The First Step in Finding Truth
Who is searching for the truth?
To some degree or another, all of us.
Perhaps there are some who don’t care. Perhaps there are a limited few who think that truth doesn’t matter. But the majority of us want to discover and to know truth.
We want truth to help us choose what purpose to devote our lives to. We want truth to guide us through the dark times of life when so much is hidden and uncertain. We want truth to help us live a better story.
Despite our efforts, truth can be hard to find.
In his book, One Minute Wisdom (affiliate link), Anthony DeMello gives us insight into an important step in the search for truth. The books is a collection of short interactions between a person referred to as the Master and either his students or the general public.
One story gives his insight into an important aspect in the discovery of truth.
To a visitor who described himself as a seeker after the Truth, the Master said, “If what you seek is Truth, there is one thing you must have above all else.”
“I know. An overwhelming passion for it.”
“No,” the Master replied. “An unremitting readiness to admit you may be wrong.”
If we refuse to question what we believe, if we are unwilling to accept the idea that we could be mistaken, if we absolutely refuse to believe that the truth we hold onto is possibly not truth, then we will never discover what is true.
If you are not wrong, why would you ever consider a different possibility?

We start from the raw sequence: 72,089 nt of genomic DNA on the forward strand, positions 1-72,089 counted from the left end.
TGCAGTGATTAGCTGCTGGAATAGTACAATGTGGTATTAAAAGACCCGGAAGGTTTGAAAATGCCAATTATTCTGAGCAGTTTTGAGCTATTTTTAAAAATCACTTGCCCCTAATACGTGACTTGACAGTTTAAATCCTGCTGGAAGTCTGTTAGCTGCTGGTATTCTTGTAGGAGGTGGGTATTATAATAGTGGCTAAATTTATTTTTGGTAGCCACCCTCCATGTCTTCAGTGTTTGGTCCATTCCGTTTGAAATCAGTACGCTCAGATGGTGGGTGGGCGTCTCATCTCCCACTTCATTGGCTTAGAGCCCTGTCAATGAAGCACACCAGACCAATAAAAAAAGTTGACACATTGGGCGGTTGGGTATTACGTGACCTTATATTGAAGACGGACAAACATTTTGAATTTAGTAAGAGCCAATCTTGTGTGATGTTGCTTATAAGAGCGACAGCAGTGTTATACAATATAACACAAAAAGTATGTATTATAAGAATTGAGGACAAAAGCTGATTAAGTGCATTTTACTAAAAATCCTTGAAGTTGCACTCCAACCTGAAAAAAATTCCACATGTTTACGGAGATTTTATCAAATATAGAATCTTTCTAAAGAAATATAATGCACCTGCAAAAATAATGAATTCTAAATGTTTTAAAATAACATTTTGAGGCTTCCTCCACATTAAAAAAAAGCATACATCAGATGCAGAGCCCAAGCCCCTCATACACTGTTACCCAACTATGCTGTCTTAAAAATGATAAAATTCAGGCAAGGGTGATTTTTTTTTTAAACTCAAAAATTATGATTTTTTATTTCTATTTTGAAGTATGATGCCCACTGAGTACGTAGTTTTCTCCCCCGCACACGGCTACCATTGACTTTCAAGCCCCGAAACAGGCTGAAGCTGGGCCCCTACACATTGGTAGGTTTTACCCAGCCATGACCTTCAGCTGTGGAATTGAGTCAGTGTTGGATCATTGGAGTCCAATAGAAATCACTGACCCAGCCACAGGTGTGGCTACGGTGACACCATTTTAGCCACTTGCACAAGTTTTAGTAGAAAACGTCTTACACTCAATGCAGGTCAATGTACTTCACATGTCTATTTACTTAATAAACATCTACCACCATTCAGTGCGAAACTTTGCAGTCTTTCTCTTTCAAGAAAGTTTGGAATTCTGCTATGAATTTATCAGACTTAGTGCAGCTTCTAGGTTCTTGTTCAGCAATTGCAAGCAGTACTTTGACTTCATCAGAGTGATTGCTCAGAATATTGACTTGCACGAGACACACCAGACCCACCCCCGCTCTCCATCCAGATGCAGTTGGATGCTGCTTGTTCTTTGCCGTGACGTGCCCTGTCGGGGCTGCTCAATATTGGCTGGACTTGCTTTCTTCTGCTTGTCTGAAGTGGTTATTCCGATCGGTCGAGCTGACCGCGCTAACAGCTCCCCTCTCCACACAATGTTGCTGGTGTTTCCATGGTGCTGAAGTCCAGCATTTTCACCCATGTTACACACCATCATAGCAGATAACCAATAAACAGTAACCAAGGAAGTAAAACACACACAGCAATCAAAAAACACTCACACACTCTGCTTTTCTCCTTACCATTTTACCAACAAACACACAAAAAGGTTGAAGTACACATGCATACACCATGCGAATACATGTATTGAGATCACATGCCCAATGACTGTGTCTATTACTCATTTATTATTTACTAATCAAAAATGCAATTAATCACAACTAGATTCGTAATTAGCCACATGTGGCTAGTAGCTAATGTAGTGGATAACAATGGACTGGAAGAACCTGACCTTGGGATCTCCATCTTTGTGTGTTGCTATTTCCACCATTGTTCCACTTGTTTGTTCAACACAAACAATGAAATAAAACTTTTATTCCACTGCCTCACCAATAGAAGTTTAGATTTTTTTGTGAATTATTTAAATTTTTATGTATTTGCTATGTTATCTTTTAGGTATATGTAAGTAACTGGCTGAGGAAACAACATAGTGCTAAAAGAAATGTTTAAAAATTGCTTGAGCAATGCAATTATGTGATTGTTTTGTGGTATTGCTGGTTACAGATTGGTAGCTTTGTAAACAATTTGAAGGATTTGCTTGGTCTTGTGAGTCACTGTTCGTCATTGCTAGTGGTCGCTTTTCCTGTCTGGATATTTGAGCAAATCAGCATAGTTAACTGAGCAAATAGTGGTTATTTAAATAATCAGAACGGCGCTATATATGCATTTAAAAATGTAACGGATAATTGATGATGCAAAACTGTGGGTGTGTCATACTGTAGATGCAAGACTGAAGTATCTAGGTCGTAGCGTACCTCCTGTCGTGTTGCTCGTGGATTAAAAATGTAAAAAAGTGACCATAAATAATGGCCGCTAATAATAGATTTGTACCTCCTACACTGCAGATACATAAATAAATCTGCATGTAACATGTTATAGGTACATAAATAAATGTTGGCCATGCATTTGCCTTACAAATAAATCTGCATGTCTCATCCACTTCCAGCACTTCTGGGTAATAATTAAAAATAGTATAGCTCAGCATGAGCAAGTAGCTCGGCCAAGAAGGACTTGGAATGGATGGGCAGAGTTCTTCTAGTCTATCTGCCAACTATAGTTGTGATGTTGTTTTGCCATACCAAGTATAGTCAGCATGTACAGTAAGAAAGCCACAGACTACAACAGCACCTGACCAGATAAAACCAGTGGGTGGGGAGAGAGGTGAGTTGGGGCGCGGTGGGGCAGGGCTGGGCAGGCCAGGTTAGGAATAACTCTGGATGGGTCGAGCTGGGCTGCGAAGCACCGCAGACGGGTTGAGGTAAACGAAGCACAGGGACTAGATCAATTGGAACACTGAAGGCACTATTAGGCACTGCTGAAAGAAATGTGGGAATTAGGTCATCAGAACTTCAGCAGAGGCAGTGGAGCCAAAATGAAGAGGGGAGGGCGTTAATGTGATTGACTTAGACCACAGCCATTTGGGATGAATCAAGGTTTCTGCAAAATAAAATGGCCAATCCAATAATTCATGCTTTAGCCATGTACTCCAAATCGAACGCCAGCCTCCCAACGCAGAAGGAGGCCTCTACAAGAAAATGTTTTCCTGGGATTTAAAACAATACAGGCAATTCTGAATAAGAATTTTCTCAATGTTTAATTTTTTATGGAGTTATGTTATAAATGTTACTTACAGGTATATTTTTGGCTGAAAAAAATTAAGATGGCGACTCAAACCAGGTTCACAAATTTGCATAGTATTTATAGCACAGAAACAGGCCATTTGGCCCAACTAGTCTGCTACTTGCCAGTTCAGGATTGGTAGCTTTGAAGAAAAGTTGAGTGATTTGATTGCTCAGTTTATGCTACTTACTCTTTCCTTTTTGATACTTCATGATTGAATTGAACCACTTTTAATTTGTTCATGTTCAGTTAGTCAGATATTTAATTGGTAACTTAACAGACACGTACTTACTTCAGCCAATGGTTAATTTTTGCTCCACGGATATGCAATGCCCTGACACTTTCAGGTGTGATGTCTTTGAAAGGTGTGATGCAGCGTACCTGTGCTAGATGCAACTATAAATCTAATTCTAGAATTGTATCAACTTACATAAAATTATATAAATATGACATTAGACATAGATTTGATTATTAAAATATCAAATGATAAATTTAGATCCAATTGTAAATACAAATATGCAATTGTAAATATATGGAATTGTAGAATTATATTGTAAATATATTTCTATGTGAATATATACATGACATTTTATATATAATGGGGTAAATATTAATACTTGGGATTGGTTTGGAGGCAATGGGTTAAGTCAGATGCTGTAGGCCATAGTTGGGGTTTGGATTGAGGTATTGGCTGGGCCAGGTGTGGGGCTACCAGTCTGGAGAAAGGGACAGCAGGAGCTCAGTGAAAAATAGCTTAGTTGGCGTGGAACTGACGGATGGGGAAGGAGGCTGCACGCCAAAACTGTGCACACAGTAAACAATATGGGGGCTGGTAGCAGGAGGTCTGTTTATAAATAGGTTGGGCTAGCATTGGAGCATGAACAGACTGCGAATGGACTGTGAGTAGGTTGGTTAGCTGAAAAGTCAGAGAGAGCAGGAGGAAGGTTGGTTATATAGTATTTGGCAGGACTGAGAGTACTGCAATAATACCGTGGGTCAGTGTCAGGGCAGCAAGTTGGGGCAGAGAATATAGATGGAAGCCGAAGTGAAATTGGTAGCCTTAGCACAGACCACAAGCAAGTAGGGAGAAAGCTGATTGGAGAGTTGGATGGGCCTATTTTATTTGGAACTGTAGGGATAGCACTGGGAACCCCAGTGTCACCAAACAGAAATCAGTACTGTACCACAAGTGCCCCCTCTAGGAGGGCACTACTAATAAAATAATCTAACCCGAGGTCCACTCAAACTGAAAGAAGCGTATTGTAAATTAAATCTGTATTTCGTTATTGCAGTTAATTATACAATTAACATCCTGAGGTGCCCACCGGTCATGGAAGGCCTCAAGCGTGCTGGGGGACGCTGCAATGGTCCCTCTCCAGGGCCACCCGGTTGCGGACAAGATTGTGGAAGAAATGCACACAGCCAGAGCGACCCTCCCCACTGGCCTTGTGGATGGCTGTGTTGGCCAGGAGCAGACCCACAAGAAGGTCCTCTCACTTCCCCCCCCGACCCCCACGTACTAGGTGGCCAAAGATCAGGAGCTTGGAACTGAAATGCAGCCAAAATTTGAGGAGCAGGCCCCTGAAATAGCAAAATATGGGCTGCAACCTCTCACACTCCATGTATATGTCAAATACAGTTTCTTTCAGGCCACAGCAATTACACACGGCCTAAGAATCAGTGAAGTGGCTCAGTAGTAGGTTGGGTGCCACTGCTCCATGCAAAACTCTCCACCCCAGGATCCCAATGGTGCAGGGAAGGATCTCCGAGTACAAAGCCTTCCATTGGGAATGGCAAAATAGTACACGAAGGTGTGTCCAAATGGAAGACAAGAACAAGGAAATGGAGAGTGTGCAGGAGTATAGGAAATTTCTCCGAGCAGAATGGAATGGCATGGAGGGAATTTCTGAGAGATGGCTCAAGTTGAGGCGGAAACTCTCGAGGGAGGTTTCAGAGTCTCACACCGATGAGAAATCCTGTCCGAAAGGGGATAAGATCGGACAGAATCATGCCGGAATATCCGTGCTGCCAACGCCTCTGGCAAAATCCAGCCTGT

A sign that you refuse to search for truth is that you fight over what you believe to be true. You refuse to listen. And you will remained ignorant of what could potentially be truth.
Those who generally interested in truth do the opposite.
One thing that I absolutely know to be true about truth is that nobody has a perfect grasp on it. Nobody completely gets it. Nobody understands everything.
All of us are wrong about something. If not a lot of things.
The only way to break free of our incorrect assumptions is to start by questioning them. And once we are willing to free ourselves of our thinking, then we can potentially discover what is true.
How can you readily admits you might be wrong? Here are a few suggestions.
1. Stop and listen. It seems that truth comes more often in a posture of silence than it does in noise. Espcially when you are the one making the noise.
2. Try new things. New food. New cultures. New church. New books. New whatever.
3. Question everything. Why do you believe one thing to be true and not another? Why do you choose to live your life the way you do? Because it is better? Or because that is the way you always have?